Naming Rights: New Navigation Vessel Honors Former Employee

Orin L Green navigation boat

Working at the Port of Portland, especially as part of the Navigation team, is often a family affair. Siblings, parents and grandparents have all worked together on the Dredge Oregon and, even when there’s no blood relation, many say the team feels close as kin.

With that in mind, it’s no surprise that when the opportunity arose to name our newest Navigation vessel, we kept it all in the family. Say hello to our new 34’ utility landing craft, which was named in honor of former employee Orin L. Green, who retired in 2011, returned in 2012 and then retired again – officially this time – in 2014.

What’s In a Name?

Orin L. Green

When Doyle Anderson, director of navigation at the Port of Portland in 2019, learned we were getting a new vessel, he asked the Dredge Oregon crew for name nominations. Engineer John Holt was among those who put forward Orin’s name, which quickly rose to the top of the suggestion pile and ended up with the most overall votes.

“I like the history of someone who has a boat named after them,” John said. “It keeps their memory in the forefront.”

The news of the naming also brought a smile to the face of the man himself.

“I thought you had to die for that!” Orin said. “When I heard the news, I couldn’t believe it. It made me feel good inside. Quite a compliment!”

Orin’s first job was to trim wicks and refuel lanterns on a Coos Bay pipeline. He enjoyed it so much he wanted to make sure he stayed out on the water from then on, so he joined the Port in 1984 as a deck hand. Over the next three decades, Orin held a number of roles, including as a mate and a bulldozer operator. In the last few years before retirement, he ran the Navigation survey boat, the Sounder.

Orin was known to run a fastidious ship. “He took such pride in the boat and treated it like he bought it,” John said. “He polished the handrails, spent his spare time cleaning. It was just as meticulous and immaculate when he was done with it.”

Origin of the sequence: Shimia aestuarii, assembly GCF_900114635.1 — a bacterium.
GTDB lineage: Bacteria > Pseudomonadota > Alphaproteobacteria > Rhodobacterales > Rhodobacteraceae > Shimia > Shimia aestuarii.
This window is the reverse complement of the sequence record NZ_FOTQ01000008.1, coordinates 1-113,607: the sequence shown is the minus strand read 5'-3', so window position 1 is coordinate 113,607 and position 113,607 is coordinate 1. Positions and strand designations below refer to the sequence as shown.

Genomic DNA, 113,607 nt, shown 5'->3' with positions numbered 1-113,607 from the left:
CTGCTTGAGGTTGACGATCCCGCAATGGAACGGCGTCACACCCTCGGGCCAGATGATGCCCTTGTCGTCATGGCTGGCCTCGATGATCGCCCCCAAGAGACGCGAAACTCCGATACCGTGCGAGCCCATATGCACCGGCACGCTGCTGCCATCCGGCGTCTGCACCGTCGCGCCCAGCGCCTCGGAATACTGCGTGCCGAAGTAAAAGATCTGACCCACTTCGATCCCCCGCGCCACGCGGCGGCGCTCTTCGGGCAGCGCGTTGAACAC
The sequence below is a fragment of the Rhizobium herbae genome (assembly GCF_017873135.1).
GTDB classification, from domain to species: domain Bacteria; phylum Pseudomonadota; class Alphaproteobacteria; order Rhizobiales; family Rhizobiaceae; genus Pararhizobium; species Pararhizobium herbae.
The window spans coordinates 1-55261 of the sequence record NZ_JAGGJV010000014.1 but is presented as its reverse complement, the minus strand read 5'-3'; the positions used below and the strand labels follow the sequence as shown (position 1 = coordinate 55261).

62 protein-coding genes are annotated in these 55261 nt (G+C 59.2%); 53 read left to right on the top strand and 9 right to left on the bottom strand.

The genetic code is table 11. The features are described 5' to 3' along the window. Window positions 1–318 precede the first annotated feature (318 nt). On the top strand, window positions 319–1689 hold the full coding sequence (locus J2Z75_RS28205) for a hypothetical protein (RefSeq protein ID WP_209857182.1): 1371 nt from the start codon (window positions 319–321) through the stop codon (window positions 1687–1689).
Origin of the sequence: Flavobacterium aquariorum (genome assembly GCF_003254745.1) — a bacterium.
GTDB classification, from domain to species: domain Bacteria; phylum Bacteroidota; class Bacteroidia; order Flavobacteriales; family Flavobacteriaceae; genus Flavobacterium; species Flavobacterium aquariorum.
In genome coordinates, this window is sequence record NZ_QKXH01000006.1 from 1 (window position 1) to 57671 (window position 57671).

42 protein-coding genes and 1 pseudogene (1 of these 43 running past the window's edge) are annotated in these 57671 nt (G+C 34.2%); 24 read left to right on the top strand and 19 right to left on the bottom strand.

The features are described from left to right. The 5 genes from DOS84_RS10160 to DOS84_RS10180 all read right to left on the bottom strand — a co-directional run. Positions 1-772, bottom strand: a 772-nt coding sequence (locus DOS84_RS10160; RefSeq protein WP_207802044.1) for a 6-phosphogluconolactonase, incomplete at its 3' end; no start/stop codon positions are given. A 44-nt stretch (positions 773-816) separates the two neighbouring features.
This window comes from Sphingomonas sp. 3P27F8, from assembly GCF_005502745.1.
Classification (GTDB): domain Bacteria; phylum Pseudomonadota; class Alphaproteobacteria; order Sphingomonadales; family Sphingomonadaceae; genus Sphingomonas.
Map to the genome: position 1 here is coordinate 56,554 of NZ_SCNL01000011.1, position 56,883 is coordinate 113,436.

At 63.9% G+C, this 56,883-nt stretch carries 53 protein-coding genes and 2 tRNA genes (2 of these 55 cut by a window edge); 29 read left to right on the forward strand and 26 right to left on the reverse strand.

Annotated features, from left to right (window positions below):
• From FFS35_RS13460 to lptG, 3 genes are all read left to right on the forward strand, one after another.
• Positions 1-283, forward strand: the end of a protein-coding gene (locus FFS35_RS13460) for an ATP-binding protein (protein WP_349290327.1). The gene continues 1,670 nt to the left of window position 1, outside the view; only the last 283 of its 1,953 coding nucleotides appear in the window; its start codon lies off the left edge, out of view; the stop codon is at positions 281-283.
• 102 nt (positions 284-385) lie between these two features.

Right now, the Orin L. Green is as clean as Orin would have kept it.

Orin also liked to devise improvements for the boat. For example, he asked his wife to knit covers for the boat’s monitors so the screens wouldn’t get scratched. Outside of work, he was just as detail-driven: He refurbished a Harley Davidson motorcycle and kept it in tip-top shape once it was road-ready.

“You could not find a speck of dust on that Harley,” John said.

Orin agrees that he’s a bit of a clean-o-holic. “I did treat the Sounder like my own,” he said. “It was such a nice vessel that I didn’t want to get it scarred up or have the aluminum be dull. I didn’t let hard hats in the cabin: It was all white felt inside on the ceiling. Any grease would make a mark. You can’t get that out.”

He was a bit more forgiving about footwear: “As far as the sand, we had rubber mats. You could rinse those off and vacuum dirt up.”

A Special Delivery

The job of the Dredge Oregon – and the original mission of the Port of Portland – is to create and maintain a safe navigation channel for the cost-effective movement of goods from Portland to the Pacific Ocean. Key to this important work is maintaining the depth of the channel at approximately 43 feet, or about the length of a truck’s semi-trailer.

Before dredging begins, surveyors must measure the depth of the Columbia River and share that information with the dredge operator. Hydrographic surveys are also performed after dredging to ensure that only what’s needed is dug up.

When on land, surveyors ride on a quad – a four-wheeled vehicle that resembles an ATV – to get to the various locations they need to inspect. Transporting a quad is complex: It usually involves a push boat which then maneuvers a barge carrying the quad to shore. Even without vehicles to drive onto the beach, it’s difficult to disembark without a dock. Usually, workers hook a ladder off the front of the boat and climb down to shore, getting muddy in the process.

A view of the new

Our new utility landing craft has a ramp that can fold down when the push boat approaches the shore, making it easy to walk or drive a vehicle off the boat and onto land. In short, the Orin L. Green is safer and makes surveying and dredging more efficient, as we can have just one boat operator and one quad operator who can drive right onto the beach.

One for the Team

While Orin, who currently lives in sunny Arizona, couldn’t make it to Portland for the launch of his namesake, he remains loyal to the Port and the Navigation team.

“I enjoyed working on the water and working with Navigation. Everyone helped each other, all the time,” Orin said. “If I could, I would come back in a heartbeat.”